Quotes by Horace

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Charles Horace Mayo (July 19, 1865 May 26, 1939) was an American medical practitioner and a co-founder of the Mayo Clinic.

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I strive to be brief, and I become obscure.

A picture is a poem without words.
Nothing is too high for the daring of mortals: we storm heaven itself in our folly.
A heart well prepared for adversity in bad times hopes, and in good times fears for a change in fortune.
It is of no consequence of what parents a man is born, as long as he be a man of merit.
Words will not fail when the matter is well considered.
A shoe that is too large is apt to trip one, and when too small, to pinch the feet. So it is with those whose fortune does not suit them.
You who write, choose a subject suited to your abilities and think long and hard on what your powers are equal to and what they are unable to perform.
A portion of mankind take pride in their vices and pursue their purpose; many more waver between doing what is right and complying with what is wrong.
The disgrace of others often keeps tender minds from vice.
They change their climate, not their soul, who rush across the sea.
He that has given today may, if he so please, take away tomorrow.
Make a good use of the present.
Those that are little, little things suit.
Usually the modest person passes for someone reserved, the silent for a sullen person
Does he council you better who bids you, Money, by right means, if you can: but by any means, make money ?
It is your business when the wall next door catches fire.
Let us my friends snatch our opportunity from the passing day.
Clogged with yesterday's excess, the body drags the mind down with it.
It is a sweet and seemly thing to die for one's country.
I hate the irreverent rabble and keep them far from me.
The man is either mad, or he is making verses.
No poems can please for long or live that are written by water-drinkers.
Poets wish to profit or to please.
One wanders to the left, another to the right. Both are equally in error, but, are seduced by different delusions.
How does it happen, Maecenas, that no one is content with that lot of which he has chosen or which chance has thrown his way, but praises those who follow a different course?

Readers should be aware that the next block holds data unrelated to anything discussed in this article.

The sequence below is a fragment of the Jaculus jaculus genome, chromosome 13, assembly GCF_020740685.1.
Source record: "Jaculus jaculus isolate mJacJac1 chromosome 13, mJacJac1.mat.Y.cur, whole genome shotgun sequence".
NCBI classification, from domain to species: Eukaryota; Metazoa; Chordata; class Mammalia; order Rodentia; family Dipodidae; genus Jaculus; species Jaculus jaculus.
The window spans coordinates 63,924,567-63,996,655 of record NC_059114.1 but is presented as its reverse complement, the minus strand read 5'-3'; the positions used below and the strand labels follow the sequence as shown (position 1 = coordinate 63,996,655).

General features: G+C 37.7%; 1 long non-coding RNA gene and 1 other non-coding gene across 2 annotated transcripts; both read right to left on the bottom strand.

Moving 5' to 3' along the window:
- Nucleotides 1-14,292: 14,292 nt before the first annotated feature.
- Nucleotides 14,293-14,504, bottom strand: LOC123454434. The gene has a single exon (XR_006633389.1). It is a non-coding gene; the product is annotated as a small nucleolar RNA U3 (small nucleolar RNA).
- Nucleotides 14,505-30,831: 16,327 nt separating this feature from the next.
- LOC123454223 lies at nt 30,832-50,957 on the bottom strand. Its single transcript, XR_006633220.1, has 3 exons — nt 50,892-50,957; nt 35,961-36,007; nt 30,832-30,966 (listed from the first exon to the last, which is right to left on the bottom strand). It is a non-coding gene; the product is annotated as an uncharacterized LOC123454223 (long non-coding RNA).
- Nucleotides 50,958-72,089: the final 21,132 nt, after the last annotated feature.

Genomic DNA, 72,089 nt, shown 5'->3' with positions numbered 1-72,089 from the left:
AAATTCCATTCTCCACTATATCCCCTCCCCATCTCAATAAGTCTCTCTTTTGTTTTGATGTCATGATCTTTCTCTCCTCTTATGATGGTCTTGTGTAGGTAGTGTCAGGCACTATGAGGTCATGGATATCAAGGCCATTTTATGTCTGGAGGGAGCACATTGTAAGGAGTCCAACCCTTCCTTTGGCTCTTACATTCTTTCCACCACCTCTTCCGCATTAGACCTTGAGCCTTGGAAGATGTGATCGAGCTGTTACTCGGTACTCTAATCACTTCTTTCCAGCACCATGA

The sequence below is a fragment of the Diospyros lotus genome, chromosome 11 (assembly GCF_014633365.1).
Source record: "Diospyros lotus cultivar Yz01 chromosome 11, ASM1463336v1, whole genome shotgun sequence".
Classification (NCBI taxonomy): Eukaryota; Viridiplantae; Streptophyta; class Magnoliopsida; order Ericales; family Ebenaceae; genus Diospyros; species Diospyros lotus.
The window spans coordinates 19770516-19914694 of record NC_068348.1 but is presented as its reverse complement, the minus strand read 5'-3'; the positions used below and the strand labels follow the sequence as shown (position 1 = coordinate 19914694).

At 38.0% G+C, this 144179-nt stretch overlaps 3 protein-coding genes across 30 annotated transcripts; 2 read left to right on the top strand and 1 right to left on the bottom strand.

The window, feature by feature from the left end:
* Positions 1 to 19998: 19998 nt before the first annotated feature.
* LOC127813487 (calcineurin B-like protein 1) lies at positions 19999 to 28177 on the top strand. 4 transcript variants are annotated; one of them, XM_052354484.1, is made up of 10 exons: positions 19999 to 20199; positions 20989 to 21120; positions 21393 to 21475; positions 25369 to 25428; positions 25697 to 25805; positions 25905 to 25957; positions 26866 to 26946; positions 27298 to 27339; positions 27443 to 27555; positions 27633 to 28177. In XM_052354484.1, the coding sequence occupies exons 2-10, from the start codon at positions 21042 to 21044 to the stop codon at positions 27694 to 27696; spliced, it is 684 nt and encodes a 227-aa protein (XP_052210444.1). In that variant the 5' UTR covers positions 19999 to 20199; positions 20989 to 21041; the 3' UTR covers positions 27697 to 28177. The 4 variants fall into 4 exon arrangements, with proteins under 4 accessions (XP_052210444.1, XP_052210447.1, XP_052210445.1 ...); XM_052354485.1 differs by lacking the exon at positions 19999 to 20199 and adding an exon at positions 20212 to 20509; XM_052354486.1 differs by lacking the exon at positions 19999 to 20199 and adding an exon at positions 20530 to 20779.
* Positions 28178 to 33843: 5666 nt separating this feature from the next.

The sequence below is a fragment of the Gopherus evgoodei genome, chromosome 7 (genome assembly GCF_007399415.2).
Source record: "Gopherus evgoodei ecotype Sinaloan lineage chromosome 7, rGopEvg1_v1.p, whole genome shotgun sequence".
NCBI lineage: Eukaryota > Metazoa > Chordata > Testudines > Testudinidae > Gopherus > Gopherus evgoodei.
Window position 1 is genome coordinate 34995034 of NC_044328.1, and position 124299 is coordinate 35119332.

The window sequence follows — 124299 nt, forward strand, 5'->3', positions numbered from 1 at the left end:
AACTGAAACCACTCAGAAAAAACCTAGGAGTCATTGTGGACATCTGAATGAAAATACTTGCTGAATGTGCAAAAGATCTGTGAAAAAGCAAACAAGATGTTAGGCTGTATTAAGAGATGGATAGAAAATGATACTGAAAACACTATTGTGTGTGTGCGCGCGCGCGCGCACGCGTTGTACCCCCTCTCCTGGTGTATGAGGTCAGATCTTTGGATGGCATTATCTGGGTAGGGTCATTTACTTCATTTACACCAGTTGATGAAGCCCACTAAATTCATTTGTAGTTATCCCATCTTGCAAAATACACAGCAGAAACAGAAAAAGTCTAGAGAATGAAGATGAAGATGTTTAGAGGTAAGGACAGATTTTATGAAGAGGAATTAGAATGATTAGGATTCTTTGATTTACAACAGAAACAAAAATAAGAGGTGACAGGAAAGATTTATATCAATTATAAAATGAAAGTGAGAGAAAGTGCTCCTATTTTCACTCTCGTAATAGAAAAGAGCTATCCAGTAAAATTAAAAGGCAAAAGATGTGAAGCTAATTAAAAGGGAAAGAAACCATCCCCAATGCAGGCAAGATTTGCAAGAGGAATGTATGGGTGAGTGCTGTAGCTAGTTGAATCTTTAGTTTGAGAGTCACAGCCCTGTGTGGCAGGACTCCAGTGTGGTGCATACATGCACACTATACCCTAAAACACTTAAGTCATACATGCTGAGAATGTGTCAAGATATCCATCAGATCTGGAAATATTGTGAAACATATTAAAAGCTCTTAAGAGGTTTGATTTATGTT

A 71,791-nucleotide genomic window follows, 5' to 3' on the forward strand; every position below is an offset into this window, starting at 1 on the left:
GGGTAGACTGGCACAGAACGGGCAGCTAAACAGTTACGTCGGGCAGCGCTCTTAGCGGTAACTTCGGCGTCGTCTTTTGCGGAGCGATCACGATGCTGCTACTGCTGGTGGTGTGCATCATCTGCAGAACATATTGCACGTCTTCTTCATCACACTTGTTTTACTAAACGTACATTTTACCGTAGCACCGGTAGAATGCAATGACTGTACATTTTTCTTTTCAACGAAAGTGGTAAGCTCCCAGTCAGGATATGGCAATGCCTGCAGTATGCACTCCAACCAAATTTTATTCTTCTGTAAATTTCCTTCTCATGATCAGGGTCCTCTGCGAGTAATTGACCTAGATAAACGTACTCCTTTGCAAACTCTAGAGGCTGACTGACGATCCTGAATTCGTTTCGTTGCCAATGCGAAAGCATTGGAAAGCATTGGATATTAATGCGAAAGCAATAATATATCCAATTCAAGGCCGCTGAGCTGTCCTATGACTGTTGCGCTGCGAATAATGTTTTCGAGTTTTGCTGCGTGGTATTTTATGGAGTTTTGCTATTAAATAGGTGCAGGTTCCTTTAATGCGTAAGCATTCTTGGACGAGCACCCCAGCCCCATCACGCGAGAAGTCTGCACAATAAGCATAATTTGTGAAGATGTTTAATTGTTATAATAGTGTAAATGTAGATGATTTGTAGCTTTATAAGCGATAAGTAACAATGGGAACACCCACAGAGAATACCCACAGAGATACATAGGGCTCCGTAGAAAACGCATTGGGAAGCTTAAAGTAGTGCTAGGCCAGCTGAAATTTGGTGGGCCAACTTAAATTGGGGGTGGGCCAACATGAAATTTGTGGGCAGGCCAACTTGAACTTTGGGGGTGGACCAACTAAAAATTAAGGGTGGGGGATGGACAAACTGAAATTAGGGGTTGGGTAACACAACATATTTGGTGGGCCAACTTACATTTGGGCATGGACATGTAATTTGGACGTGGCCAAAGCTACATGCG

Take away the danger and remove the restraint, and wayward nature runs free.
The power of daring anything their fancy suggest, as always been conceded to the painter and the poet.
This is a fault common to all singers, that among their friends they will never sing when they are asked; unasked, they will never desist.
Knowledge without education is but armed injustice.
He who is upright in his way of life and free from sin.
I teach that all men are mad.
He is armed without who is innocent within, be this thy screen, and this thy wall of brass.
The avarice person is ever in want; let your desired aim have a fixed limit.
To have a great man for a friend seems pleasant to those who have never tried it; those who have, fear it.
Gold will be slave or master.
If a man's fortune does not fit him, it is like the shoe in the story; if too large it trips him up, if too small it pinches him.
While fools shun one set of faults they run into the opposite one.
What fugitive from his country can also escape from himself.
How great, my friends, is the virtue of living upon a little!
When things are steep, remember to stay level-headed.
We are often deterred from crime by the disgrace of others.
Live as brave men and face adversity with stout hearts.
Let your character be kept up the very end, just as it began, and so be consistent.
What do sad complaints avail if the offense is not cut down by punishment.
My liver swells with bile difficult to repress.
The one who cannot restrain their anger will wish undone, what their temper and irritation prompted them to do.
I shall strike the stars with my unlifted head.
He has half the deed done who has made a beginning
Carpe diem quam minimum credula postero
Carpe diem quam minimum credula postero
Labor diligently to increase your property.
You must often make erasures if you mean to write what is worthy of being read a second time; and don't labor for the admiration of the crowd, but be content with a few choice readers.
The secret of all good writing is sound judgment.
One gains universal applause who mingles the useful with the agreeable, at once delighting and instructing the reader.
Good sense is both the first principal and the parent source of good writing.
Youth is unduly busy with pampering the outer person.
The poets aim is either to profit or to please, or to blend in one the delightful and the useful. Whatever the lesson you would convey, be brief, that your hearers may catch quickly what is said and faithfully retain it. Every superfluous word is spilled from the too-full memory.
Sweet and glorious it is to die for our country.